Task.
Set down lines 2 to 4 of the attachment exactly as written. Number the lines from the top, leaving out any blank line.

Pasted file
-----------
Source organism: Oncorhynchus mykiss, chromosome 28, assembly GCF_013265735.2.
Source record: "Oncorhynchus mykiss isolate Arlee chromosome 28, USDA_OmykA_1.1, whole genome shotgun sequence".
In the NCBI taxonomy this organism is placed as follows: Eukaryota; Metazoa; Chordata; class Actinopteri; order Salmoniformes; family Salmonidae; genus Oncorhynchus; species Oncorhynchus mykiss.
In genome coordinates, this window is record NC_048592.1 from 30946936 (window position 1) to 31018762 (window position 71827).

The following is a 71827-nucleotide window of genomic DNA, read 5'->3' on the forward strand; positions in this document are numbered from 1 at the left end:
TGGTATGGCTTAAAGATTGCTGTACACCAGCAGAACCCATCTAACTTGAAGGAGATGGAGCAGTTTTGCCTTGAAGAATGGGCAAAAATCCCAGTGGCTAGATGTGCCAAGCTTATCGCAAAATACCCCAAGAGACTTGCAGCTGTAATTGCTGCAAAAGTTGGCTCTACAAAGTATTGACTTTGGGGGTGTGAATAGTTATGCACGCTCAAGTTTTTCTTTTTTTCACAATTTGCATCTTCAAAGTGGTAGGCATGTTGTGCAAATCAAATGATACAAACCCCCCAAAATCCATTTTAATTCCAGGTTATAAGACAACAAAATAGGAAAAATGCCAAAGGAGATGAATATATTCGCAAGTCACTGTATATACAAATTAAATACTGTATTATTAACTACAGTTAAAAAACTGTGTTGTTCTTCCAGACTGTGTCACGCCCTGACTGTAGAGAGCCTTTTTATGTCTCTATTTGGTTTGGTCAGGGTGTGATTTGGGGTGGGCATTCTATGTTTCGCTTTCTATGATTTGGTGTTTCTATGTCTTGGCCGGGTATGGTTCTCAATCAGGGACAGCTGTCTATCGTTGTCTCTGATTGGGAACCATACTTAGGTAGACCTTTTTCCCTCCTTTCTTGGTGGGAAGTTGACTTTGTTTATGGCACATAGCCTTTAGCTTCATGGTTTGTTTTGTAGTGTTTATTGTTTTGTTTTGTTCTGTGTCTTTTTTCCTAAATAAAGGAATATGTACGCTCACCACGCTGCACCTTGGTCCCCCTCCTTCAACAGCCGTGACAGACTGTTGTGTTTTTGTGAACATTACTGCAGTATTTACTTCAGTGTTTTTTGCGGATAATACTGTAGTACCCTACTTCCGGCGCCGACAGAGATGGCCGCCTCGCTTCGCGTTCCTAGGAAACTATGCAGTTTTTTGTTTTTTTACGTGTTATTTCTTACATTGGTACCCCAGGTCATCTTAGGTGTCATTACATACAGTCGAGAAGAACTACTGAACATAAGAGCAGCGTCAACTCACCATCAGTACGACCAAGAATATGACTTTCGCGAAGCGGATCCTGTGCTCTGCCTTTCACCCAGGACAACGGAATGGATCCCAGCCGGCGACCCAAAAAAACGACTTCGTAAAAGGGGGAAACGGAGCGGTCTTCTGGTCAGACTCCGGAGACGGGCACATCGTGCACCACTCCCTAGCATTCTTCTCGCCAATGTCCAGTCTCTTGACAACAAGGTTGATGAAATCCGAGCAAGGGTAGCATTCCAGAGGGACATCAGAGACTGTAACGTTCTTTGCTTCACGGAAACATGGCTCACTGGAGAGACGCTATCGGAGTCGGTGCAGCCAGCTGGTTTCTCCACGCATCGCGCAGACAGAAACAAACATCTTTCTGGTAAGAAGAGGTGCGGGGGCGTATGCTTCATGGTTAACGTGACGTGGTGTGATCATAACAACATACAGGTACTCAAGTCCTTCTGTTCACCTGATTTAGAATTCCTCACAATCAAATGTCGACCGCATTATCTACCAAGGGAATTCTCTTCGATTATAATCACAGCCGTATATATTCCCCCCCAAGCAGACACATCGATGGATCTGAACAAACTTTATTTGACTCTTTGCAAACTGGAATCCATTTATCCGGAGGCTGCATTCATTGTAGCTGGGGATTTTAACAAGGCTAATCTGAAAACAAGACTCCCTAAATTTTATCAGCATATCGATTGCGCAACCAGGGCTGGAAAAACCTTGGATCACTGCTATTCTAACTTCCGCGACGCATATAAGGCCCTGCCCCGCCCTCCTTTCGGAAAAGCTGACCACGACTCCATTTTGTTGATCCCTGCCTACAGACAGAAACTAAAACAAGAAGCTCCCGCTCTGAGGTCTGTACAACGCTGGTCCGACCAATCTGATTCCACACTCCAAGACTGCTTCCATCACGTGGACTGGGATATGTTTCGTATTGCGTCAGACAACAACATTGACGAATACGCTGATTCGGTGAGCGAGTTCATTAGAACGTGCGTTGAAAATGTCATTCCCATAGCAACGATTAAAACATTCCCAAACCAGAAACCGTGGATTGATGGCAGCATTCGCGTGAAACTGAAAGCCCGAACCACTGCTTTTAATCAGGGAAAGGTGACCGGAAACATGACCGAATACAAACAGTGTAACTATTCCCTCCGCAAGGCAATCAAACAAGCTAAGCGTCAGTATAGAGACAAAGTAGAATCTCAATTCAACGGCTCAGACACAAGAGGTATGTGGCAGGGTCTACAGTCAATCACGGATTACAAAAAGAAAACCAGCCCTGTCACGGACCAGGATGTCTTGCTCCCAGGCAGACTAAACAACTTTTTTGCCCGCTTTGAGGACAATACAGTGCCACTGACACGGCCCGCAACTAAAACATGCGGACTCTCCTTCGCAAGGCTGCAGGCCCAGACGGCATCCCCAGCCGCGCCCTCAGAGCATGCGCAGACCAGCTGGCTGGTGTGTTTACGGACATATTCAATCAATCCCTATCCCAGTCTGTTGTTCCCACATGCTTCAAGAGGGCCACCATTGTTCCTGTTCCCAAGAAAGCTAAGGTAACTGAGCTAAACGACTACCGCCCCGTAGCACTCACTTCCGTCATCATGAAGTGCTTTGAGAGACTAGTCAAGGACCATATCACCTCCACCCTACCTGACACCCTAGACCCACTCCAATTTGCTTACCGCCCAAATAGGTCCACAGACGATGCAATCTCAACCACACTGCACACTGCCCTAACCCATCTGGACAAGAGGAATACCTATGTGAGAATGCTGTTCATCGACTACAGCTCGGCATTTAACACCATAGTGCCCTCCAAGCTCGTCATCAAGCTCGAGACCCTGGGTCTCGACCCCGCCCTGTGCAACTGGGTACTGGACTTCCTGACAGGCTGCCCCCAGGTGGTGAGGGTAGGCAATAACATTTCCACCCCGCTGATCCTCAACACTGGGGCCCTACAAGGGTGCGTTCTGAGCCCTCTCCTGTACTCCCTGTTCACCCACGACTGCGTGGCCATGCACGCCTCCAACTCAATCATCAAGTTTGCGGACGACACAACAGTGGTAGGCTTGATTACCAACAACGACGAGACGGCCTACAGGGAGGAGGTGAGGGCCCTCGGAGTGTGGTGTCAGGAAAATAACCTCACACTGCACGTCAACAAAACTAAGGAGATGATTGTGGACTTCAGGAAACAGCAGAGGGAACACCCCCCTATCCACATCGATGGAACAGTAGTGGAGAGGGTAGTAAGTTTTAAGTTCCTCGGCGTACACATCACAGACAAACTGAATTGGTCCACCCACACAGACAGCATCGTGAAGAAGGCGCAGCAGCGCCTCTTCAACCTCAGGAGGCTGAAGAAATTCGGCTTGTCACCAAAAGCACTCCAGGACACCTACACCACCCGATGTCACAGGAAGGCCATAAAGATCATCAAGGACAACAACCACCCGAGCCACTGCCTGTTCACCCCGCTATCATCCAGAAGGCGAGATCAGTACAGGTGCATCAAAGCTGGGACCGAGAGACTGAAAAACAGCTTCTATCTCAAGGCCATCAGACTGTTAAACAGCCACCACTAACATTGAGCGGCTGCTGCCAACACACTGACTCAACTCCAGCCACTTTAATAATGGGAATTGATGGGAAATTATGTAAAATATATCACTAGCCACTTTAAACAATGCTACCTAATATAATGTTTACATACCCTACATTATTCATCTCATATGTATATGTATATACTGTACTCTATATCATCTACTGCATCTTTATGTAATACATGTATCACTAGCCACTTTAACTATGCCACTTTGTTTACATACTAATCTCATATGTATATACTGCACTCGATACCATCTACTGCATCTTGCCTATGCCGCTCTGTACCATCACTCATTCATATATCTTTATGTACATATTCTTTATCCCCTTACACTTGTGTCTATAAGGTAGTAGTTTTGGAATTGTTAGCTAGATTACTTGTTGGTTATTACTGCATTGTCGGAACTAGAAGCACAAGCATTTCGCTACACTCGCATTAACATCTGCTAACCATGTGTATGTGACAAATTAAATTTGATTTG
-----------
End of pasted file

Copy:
Source record: "Oncorhynchus mykiss isolate Arlee chromosome 28, USDA_OmykA_1.1, whole genome shotgun sequence".
In the NCBI taxonomy this organism is placed as follows: Eukaryota; Metazoa; Chordata; class Actinopteri; order Salmoniformes; family Salmonidae; genus Oncorhynchus; species Oncorhynchus mykiss.
In genome coordinates, this window is record NC_048592.1 from 30946936 (window position 1) to 31018762 (window position 71827).